By 2020, two mammoth railway projects are due for completion: firstly the Dar es Salaam-Isaka-Kigali route; and secondly the Mombasa-Nairobi-Kigali route. The railways are two of the largest attempts at regional transformation for a century.
They are both critically dependent on China’s state-owned banks and construction companies. Through a combination of grants, loans and tied aid agreements, China is almost single- handedly reshaping the region.
“Look, even if you had four, five or six World Banks, there is no way they would have sunk in this kind of capital to individual projects in one region. There is not a bank or an international bond issue that would commit these kinds of resources to single-issue projects. It is just too risky,” says a Nairobi-based economic analyst.
He adds: “Let’s agree, despite all the talk of corruption associated with them, that these are transformative projects that the region needs.”
But the political economy is another matter: the rush for growth is sharpening inequalities and political discontent. “Not only the rate of growth matters, but also the quality. Governments need to ensure that it is shared across the board,” says Negatu.
A recent report by the Society for International Development sounds alarm bells: “The trouble in East Africa is that the speed of change is overwhelming the capacity of the industrial and service sectors to provide the jobs and alternative livelihood opportunities.”
Elsewhere, it says: “A formal wage-paying job is a privilege for a tiny minority of East Africa. Just 1.6% of Uganda’s, 4% of Burundi’s, 5% of Tanzania’s and 6% of Kenya’s working populations are formally employed.”
Social contract unravelled
Without adept political management, the prospect of economies expanding quickly but without a commensurate increase in jobs would worsen inequalities and social tensions. Fast-growing cities such as Nairobi and Kampala are drawing in migrants from across the region, but very few formal jobs are available.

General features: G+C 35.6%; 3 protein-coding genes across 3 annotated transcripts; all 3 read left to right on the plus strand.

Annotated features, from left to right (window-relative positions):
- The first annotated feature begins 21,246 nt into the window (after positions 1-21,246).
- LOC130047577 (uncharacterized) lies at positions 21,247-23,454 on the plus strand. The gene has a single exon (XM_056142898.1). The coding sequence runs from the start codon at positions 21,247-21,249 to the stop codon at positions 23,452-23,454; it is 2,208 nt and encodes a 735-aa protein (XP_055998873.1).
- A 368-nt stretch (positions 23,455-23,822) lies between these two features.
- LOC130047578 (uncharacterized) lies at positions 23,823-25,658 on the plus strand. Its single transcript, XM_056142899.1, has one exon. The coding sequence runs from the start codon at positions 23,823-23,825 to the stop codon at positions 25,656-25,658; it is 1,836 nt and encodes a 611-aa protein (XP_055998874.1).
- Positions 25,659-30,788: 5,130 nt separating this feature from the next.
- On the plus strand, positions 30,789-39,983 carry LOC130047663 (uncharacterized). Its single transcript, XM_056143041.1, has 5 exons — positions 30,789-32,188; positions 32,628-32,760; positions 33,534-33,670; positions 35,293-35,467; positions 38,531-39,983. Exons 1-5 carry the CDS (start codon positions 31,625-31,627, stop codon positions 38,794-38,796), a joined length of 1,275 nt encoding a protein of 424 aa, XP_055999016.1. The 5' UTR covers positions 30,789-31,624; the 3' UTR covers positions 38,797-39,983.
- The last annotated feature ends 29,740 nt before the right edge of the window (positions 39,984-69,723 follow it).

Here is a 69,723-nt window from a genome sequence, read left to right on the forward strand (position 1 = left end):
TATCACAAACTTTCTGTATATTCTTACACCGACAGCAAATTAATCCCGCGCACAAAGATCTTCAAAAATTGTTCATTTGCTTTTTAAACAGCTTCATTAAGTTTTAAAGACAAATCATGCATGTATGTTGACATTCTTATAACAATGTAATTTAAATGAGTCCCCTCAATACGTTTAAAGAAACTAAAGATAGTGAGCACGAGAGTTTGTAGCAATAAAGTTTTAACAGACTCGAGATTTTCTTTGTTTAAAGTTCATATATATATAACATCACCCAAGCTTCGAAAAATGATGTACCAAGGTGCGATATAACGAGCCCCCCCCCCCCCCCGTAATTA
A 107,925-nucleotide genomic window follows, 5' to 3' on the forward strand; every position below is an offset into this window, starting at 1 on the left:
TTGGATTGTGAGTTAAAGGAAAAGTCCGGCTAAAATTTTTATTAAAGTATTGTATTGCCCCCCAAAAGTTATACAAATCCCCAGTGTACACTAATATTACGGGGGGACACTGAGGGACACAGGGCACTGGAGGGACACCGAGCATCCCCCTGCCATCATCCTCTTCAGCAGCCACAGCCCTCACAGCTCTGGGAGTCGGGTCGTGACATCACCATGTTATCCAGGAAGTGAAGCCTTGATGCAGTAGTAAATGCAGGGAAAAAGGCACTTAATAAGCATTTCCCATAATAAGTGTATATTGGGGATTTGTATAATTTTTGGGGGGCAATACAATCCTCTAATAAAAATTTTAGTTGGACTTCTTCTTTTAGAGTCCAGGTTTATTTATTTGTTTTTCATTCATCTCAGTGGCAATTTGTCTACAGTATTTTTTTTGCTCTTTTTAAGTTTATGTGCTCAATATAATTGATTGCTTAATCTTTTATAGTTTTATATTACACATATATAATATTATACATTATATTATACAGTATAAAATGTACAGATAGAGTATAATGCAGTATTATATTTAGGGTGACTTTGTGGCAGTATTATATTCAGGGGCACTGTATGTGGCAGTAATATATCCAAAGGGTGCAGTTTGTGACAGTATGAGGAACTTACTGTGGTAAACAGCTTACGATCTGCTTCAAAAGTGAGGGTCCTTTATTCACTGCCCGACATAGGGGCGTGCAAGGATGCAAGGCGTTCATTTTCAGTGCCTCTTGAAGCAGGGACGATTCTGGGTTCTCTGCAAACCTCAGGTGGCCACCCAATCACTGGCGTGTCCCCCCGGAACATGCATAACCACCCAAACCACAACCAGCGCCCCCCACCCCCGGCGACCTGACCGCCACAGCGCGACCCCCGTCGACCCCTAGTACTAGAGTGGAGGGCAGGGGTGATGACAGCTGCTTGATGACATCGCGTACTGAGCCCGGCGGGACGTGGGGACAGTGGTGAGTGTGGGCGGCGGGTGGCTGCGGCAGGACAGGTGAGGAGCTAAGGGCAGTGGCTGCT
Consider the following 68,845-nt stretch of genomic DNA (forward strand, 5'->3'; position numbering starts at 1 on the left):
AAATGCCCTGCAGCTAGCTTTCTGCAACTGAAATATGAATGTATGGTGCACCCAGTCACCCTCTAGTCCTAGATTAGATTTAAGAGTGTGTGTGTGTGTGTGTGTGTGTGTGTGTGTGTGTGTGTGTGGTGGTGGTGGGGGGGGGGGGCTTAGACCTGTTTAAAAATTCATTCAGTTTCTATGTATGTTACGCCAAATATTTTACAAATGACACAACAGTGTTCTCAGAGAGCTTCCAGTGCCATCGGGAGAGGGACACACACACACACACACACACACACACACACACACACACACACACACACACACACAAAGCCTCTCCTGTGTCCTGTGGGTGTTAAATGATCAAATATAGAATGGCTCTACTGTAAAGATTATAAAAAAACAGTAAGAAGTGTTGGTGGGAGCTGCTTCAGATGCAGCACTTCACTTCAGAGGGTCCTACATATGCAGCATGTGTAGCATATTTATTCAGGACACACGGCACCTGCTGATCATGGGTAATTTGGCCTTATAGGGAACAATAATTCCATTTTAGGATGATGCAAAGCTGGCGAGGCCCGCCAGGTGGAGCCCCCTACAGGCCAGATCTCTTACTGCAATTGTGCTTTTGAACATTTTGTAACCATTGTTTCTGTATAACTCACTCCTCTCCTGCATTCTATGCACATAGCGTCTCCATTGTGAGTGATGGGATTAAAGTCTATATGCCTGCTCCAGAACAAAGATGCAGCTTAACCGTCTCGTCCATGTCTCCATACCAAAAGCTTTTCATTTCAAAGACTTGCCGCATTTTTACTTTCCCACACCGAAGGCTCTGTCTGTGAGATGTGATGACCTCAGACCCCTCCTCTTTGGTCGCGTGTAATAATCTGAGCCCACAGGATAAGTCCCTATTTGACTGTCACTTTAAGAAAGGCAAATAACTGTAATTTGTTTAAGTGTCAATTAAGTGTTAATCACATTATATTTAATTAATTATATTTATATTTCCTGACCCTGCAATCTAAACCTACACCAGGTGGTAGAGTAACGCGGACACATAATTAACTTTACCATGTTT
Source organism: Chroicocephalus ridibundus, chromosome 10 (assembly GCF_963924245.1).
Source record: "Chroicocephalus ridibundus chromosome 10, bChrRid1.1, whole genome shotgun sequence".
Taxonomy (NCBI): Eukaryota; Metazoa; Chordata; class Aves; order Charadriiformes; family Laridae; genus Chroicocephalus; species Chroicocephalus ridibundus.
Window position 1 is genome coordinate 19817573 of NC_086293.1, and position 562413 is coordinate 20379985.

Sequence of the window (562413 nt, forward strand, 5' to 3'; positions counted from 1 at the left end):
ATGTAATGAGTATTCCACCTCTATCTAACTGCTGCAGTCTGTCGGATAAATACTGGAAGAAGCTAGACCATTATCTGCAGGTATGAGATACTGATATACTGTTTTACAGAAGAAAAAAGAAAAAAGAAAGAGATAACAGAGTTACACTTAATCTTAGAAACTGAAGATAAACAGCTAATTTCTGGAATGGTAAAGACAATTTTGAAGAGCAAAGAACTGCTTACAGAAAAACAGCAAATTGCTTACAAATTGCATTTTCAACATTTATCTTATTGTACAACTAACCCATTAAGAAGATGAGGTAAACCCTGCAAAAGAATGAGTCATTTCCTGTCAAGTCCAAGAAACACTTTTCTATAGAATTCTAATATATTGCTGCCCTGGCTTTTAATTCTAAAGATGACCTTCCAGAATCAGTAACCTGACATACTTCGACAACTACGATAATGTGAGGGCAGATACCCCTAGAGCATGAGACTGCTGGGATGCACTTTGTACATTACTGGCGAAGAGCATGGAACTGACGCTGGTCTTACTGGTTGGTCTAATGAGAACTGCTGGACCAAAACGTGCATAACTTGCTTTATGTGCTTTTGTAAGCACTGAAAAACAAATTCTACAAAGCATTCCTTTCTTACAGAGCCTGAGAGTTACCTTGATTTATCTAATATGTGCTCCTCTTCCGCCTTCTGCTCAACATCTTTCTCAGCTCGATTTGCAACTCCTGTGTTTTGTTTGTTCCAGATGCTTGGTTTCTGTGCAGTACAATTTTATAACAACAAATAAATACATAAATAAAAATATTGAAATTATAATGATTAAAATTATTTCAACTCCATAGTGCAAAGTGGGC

Instead, the shanty towns expand inexorably, housing disenchanted new arrivals who feel cut off from the new economy. Providing them with basic state services and jobs will test the ingenuity of governments.
For governments tempted to ignore the new underclass, South Sudan serves as a cautionary tale. An abiding weakness of governments in East Africa is their ethnocentrism: their tendency to favour crassly their ethnic support bases in the allocation of public sector jobs, appointments, commercial opportunities and government tenders.
South Sudan’s crisis may have been exacerbated by its weak institutions, but the best illustration of this was the government’s failure to rein in cronyism, corruption and ethnic rivalries in the state sector.
In South Sudan, these weaknesses caused a war. In other countries in the region, they produce bad elections and policy-making, and hold back burgeoning economies.
The ugandan play
The explosion of fighting in South Sudan in December 2013 has produced much soul searching and ad hoc diplomacy. Every supporter of Africa’s newest state believed they had a right to admonish and advise the two war- ring sides, much to the irritation of East Africa’s leaders.
“People say that South Sudan is a failed state. I disagree. South Sudan is a state that never was,” says Mabior Garang de Mabior, son of Sudan People’s Liberation Movement founder John Garang and a member of former vice-president Riek Machar’s negotiating team.
“The first republic of South Sudan is dead. We should now begin considering how to constitute the second republic,” he argues.
Beyond clashes between the supporters of Riek and President Salva Kiir, South Sudan’s crisis is testing the solidity of regional diplomacy. The biggest danger is that the national conflict could escalate and draw in countries from the region.
Immediately problematic was the continued presence of Uganda’s troops, with their avowed mission to shore up Salva’s government. The January ceasefire agreement contained a clause about withdrawal of foreign troops, but its ambiguity has allowed Juba and Kampala to ignore it.